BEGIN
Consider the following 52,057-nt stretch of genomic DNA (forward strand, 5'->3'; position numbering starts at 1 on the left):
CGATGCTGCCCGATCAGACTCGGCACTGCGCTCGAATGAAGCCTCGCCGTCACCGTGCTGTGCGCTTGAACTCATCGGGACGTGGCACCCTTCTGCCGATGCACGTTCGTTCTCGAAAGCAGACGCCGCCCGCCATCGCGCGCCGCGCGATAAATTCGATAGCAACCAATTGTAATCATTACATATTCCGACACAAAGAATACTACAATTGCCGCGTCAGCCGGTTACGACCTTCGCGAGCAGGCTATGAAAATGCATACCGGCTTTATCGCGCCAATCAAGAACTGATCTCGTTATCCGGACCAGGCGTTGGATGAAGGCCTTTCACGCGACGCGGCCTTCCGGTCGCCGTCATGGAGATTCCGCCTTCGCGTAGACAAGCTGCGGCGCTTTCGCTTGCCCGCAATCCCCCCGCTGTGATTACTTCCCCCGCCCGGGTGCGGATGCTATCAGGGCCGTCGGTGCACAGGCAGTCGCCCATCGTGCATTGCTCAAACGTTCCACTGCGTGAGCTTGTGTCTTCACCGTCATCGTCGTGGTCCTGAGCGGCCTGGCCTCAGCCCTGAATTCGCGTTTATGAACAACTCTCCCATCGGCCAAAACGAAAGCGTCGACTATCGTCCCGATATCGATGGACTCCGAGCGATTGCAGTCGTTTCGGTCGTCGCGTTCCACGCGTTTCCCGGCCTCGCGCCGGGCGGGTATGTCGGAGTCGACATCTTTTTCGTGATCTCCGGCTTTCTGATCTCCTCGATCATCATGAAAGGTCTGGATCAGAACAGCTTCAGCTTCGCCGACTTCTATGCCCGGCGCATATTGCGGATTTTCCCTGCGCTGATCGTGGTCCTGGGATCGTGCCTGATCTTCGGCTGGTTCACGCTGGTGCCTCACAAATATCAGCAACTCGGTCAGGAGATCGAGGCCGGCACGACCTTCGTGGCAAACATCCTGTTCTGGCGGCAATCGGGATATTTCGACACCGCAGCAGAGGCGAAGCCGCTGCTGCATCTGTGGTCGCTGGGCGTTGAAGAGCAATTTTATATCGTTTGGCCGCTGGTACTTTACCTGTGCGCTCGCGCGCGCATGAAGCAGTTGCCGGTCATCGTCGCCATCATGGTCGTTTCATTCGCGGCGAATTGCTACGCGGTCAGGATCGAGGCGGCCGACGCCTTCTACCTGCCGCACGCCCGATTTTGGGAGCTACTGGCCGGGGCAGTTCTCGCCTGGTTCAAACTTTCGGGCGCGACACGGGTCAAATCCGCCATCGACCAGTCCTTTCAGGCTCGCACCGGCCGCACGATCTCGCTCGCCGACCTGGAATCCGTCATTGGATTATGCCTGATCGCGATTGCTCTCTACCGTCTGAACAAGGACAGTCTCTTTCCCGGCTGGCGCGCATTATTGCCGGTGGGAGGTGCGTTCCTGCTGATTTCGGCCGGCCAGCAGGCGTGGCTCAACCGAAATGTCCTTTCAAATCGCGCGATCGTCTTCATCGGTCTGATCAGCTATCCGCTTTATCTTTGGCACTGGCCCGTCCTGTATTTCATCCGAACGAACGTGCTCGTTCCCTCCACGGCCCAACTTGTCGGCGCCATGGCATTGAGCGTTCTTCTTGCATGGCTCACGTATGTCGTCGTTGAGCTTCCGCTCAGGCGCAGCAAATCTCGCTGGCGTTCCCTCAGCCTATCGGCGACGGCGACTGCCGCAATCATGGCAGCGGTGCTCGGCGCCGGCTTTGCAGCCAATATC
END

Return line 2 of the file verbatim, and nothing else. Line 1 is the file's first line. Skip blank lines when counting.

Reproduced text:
CGATGCTGCCCGATCAGACTCGGCACTGCGCTCGAATGAAGCCTCGCCGTCACCGTGCTGTGCGCTTGAACTCATCGGGACGTGGCACCCTTCTGCCGATGCACGTTCGTTCTCGAAAGCAGACGCCGCCCGCCATCGCGCGCCGCGCGATAAATTCGATAGCAACCAATTGTAATCATTACATATTCCGACACAAAGAATACTACAATTGCCGCGTCAGCCGGTTACGACCTTCGCGAGCAGGCTATGAAAATGCATACCGGCTTTATCGCGCCAATCAAGAACTGATCTCGTTATCCGGACCAGGCGTTGGATGAAGGCCTTTCACGCGACGCGGCCTTCCGGTCGCCGTCATGGAGATTCCGCCTTCGCGTAGACAAGCTGCGGCGCTTTCGCTTGCCCGCAATCCCCCCGCTGTGATTACTTCCCCCGCCCGGGTGCGGATGCTATCAGGGCCGTCGGTGCACAGGCAGTCGCCCATCGTGCATTGCTCAAACGTTCCACTGCGTGAGCTTGTGTCTTCACCGTCATCGTCGTGGTCCTGAGCGGCCTGGCCTCAGCCCTGAATTCGCGTTTATGAACAACTCTCCCATCGGCCAAAACGAAAGCGTCGACTATCGTCCCGATATCGATGGACTCCGAGCGATTGCAGTCGTTTCGGTCGTCGCGTTCCACGCGTTTCCCGGCCTCGCGCCGGGCGGGTATGTCGGAGTCGACATCTTTTTCGTGATCTCCGGCTTTCTGATCTCCTCGATCATCATGAAAGGTCTGGATCAGAACAGCTTCAGCTTCGCCGACTTCTATGCCCGGCGCATATTGCGGATTTTCCCTGCGCTGATCGTGGTCCTGGGATCGTGCCTGATCTTCGGCTGGTTCACGCTGGTGCCTCACAAATATCAGCAACTCGGTCAGGAGATCGAGGCCGGCACGACCTTCGTGGCAAACATCCTGTTCTGGCGGCAATCGGGATATTTCGACACCGCAGCAGAGGCGAAGCCGCTGCTGCATCTGTGGTCGCTGGGCGTTGAAGAGCAATTTTATATCGTTTGGCCGCTGGTACTTTACCTGTGCGCTCGCGCGCGCATGAAGCAGTTGCCGGTCATCGTCGCCATCATGGTCGTTTCATTCGCGGCGAATTGCTACGCGGTCAGGATCGAGGCGGCCGACGCCTTCTACCTGCCGCACGCCCGATTTTGGGAGCTACTGGCCGGGGCAGTTCTCGCCTGGTTCAAACTTTCGGGCGCGACACGGGTCAAATCCGCCATCGACCAGTCCTTTCAGGCTCGCACCGGCCGCACGATCTCGCTCGCCGACCTGGAATCCGTCATTGGATTATGCCTGATCGCGATTGCTCTCTACCGTCTGAACAAGGACAGTCTCTTTCCCGGCTGGCGCGCATTATTGCCGGTGGGAGGTGCGTTCCTGCTGATTTCGGCCGGCCAGCAGGCGTGGCTCAACCGAAATGTCCTTTCAAATCGCGCGATCGTCTTCATCGGTCTGATCAGCTATCCGCTTTATCTTTGGCACTGGCCCGTCCTGTATTTCATCCGAACGAACGTGCTCGTTCCCTCCACGGCCCAACTTGTCGGCGCCATGGCATTGAGCGTTCTTCTTGCATGGCTCACGTATGTCGTCGTTGAGCTTCCGCTCAGGCGCAGCAAATCTCGCTGGCGTTCCCTCAGCCTATCGGCGACGGCGACTGCCGCAATCATGGCAGCGGTGCTCGGCGCCGGCTTTGCAGCCAATATC